# 1 Load packages

`library(tidyverse) # data wrangling`

# 2 Motivation

In some sense, science is about estimating the effect sizes in a population, such as \(\mu\). In the most basic form, perhaps, the question is nothing more than whether \(\mu=0\) or not.

Given a population of limited size, we might be tempted to say, let’s measure all instances (such as individuals) of the population to come up wit the “real” \(\mu\). For concreteness, the population might consist of parts produced by some machine, or papers written by some scientists, which is the same for the question we are looking at now.

In this post, we will simulate the effect of sample sizes on population parameter estimates, in particular \(\mu\), but without of loss of generality, this applies to other type of population parameter in the same way. Of note, effect sizes can be converted from one to one other, such as \(r, OR, SMD, RR\), and the like.

# 3 True value of the parameter

Let’s decide on the true population parameter value. I argue that it is impossible, or at least unlikely, that the absolute value of this parameter is large. It it were large, we had no doubts about it. For instance, the effect size of water in the face of thirst is large. The effect of parachutes on falling speed is large. No need for estimating population parameter values.

For the sake of concreteness, I will speak of the “effectiveness of some medical intervention” in the following when I refer to the parameter value of \(\mu\).

On the other hand, if the value of the parameter is not large (in absolute terms), we arrive at the question whether the value is zero or not. I doubt that more precise values can be estimated in most practical cases. For example, to be confident that \(\mu=0.42\) rather than \(\mu=0.271\) (in SMD units) is beyond hope given the large amount of uncertainty we face even (or particularly) in modern science.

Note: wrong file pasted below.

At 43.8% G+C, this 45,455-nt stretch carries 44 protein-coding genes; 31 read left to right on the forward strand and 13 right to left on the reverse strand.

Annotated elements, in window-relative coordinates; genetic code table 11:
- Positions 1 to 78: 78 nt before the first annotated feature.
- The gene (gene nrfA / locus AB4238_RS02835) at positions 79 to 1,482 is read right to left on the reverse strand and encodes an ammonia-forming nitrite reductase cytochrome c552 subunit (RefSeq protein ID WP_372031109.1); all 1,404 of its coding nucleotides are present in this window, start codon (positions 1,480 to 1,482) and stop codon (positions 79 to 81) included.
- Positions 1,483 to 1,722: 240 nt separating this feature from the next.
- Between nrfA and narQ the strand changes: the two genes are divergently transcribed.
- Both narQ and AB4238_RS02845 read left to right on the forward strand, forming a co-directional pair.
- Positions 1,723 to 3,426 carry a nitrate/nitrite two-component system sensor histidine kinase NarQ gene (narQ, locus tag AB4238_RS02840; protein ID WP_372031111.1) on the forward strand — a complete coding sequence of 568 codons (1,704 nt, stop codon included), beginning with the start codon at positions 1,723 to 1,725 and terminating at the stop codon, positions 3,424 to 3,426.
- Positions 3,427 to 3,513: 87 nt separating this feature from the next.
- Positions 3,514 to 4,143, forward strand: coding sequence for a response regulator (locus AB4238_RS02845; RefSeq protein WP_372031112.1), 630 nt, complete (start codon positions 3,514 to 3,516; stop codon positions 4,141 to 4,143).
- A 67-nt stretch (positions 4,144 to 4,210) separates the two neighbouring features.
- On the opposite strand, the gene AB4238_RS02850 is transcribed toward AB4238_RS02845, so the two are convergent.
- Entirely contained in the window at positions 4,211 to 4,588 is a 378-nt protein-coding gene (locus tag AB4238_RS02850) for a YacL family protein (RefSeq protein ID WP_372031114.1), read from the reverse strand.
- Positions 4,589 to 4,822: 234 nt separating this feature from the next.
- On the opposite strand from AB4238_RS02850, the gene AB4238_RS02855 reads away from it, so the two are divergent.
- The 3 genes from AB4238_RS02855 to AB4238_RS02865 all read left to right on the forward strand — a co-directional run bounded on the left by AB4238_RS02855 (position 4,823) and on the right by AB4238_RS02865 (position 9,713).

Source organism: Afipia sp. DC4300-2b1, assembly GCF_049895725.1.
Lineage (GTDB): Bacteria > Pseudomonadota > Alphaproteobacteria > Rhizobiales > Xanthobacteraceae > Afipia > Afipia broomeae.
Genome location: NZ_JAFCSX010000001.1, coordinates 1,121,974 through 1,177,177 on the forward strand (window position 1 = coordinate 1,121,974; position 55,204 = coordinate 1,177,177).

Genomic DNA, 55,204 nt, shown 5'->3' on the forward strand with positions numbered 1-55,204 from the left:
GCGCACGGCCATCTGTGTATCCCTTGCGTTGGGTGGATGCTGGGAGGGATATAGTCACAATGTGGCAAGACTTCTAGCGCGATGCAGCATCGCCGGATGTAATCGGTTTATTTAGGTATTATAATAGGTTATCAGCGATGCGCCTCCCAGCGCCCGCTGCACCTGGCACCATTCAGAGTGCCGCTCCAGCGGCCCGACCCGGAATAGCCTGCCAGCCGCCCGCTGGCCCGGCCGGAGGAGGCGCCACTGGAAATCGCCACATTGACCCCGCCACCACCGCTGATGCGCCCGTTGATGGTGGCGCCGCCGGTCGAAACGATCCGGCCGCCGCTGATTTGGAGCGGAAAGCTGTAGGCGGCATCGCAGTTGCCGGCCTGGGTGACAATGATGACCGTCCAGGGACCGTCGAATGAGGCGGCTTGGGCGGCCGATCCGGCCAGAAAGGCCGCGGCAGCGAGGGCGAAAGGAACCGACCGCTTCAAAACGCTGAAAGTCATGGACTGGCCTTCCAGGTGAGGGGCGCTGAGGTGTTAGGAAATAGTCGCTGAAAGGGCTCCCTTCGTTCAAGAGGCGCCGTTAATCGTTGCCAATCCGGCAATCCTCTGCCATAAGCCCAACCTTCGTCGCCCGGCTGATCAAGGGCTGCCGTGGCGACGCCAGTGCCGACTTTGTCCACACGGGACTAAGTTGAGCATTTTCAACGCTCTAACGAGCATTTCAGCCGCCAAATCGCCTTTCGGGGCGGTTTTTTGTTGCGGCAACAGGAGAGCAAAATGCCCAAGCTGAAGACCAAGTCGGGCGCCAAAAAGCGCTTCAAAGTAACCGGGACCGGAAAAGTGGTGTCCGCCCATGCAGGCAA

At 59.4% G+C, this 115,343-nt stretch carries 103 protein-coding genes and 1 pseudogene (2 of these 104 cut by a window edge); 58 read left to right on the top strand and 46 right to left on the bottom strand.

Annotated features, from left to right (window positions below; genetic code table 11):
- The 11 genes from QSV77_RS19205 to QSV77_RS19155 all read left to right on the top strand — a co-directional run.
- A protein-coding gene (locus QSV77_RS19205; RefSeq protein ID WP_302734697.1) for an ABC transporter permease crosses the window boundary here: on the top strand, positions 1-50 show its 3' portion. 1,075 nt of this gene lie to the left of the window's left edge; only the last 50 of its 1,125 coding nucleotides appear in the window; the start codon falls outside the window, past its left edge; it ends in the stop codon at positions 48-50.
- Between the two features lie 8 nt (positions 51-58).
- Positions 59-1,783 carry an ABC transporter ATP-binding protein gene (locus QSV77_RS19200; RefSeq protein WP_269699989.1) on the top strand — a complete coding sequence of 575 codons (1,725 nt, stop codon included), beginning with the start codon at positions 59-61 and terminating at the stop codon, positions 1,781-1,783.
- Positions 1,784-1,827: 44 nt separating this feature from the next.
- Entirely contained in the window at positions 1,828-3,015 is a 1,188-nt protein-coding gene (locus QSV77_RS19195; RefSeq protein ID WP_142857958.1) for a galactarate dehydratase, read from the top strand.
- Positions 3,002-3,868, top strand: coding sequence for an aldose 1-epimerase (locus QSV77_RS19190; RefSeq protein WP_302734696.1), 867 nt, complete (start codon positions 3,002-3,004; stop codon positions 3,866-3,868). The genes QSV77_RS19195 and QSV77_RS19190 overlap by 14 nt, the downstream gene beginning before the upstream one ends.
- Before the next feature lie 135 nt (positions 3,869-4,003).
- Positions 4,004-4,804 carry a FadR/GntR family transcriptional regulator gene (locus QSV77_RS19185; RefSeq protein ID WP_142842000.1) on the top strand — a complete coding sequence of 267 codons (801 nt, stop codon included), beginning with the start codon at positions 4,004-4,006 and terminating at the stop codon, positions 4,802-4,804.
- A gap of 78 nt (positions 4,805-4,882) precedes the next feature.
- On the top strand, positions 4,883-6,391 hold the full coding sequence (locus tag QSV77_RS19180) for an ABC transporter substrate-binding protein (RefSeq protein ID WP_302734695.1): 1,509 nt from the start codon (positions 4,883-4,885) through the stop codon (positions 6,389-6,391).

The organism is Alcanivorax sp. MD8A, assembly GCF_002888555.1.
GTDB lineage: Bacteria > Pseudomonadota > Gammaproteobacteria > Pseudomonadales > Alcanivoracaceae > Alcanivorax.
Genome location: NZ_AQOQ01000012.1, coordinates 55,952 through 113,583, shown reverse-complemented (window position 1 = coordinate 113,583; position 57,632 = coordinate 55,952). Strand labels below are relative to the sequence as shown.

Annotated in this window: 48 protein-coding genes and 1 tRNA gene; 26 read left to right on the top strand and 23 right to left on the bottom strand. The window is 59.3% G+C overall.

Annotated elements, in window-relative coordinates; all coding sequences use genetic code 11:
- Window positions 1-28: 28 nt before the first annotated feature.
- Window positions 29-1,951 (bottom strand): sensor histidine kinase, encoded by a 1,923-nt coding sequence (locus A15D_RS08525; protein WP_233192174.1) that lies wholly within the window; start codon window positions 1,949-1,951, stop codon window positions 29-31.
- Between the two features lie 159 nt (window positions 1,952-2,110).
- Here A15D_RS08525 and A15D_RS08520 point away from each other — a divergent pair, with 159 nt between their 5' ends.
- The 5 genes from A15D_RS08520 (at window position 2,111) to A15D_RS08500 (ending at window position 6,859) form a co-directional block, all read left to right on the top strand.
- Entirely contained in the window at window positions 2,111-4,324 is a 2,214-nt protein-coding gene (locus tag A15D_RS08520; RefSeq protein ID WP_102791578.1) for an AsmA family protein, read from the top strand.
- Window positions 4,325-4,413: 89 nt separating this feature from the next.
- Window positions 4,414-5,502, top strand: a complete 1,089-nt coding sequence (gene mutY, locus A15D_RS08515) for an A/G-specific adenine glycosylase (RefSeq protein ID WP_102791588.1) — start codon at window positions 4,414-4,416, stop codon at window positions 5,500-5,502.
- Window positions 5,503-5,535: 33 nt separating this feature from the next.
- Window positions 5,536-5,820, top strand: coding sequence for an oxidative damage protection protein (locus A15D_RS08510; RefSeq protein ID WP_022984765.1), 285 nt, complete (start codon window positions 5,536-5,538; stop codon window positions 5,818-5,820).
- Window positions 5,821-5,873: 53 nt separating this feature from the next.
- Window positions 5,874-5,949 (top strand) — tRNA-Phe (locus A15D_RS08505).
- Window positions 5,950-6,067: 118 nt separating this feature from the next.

Hence, let’s assume that \(\mu=0.5\) in the following. For the sake of simplicity, I will assume that the parameter under investigation is normally distributed. However, more ink could (and should) be spilled on this question.

`mu <- 0.5`

As I think the uncertainty is large, we must allow for a relatively large standard deviation of the distribution of effects. Some reasons why I think the uncertainty in our population parameter value is lage include: publication bias, researcher degrees of freedom, variety in protocols and operationalization, plain errors in the course of a study, trickiness of nature, and more.

Hence, let’s take \(\sigma=.5\).

`s <- 0.5`

In sum:

\[\mu \sim \mathfreac{N}(0.5, 0.5)\]

What is the probability to observere a sample value larger less than zero?

```
p0 <- pnorm(q = 0, mean = 0.5, sd = .5) %>% round(2)
p0
#> [1] 0.16
```

In other words, we think that the probability that \(\mu \le 0\) equals to 0.16; let’s call it \(p_0\).

Given this model, we assume that the probability that the treatment is effective equals to \(p_1 = 1-p_0\), that is

```
p1 <- 1 - p0
p1
#> [1] 0.84
```

And so forth.

# 4 Drawing samples

Let’s draw multiple sample for different samples sizes and see how precisely we will measure the (true) population value. Than we can plot the precision of the population value estimation as a function of the sample size. In other words, we conduct some kind of power analysis.

# 5 Define some constants

Let’s define some auxiliary constants.

We’ll draw \(k\) sample of a given size:

`k <- 100`

Let’s check sample sizes according to the log 2 sequence:

```
x <- 1:15
n <- 2^x
n
#> [1] 2 4 8 16 32 64 128 256 512 1024 2048 4096
#> [13] 8192 16384 32768
```

# 6 Simulating samples

## 6.1 SummayFunction to compute sample statistics

```
comp_sample_stats <- function(sample_size,
mu,
sigma) {
# draws sample and computes summary stats
sample_temp <- rnorm(n = sample_size,
mean = mu,
sd = sigma)
sample_mean <- mean(sample_temp)
sample_sd <- sd(sample_temp)
sample_se <- sample_sd / sqrt(n)
sample_ci_u <- sample_mean + 2 * sample_se
sample_ci_l <- sample_mean - 2 * sample_se
mu_in_ci <- (mu > sample_ci_l) & (mu < sample_ci_u)
zero_in_ci <- (sample_ci_l < 0) & (sample_ci_u > 0)
sample_stats <-
tibble(
avg = sample_mean,
stddev = sample_sd,
se = sample_se,
ci_u = sample_ci_u,
ci_l = sample_ci_l,
mu_in_ci = mu_in_ci,
zero_in_ci = zero_in_ci
)
return(sample_stats)
}
```

## 6.2 Run the function multiple (\(k\)) times

```
# sample_size <- 30 # delete me later!
comp_sample_stats_many_samples <-
function(sample_size,
mu,
sigma,
k # number of repetitions
) {
# draws sample and computes summary stats
# for k multiples samples
# of a fixed sample size
many_samples_results <-
1:k %>%
map_dfr( ~ comp_sample_stats(sample_size = sample_size,
mu = mu,
sigma = s),
.id = "id") %>%
mutate(n = sample_size,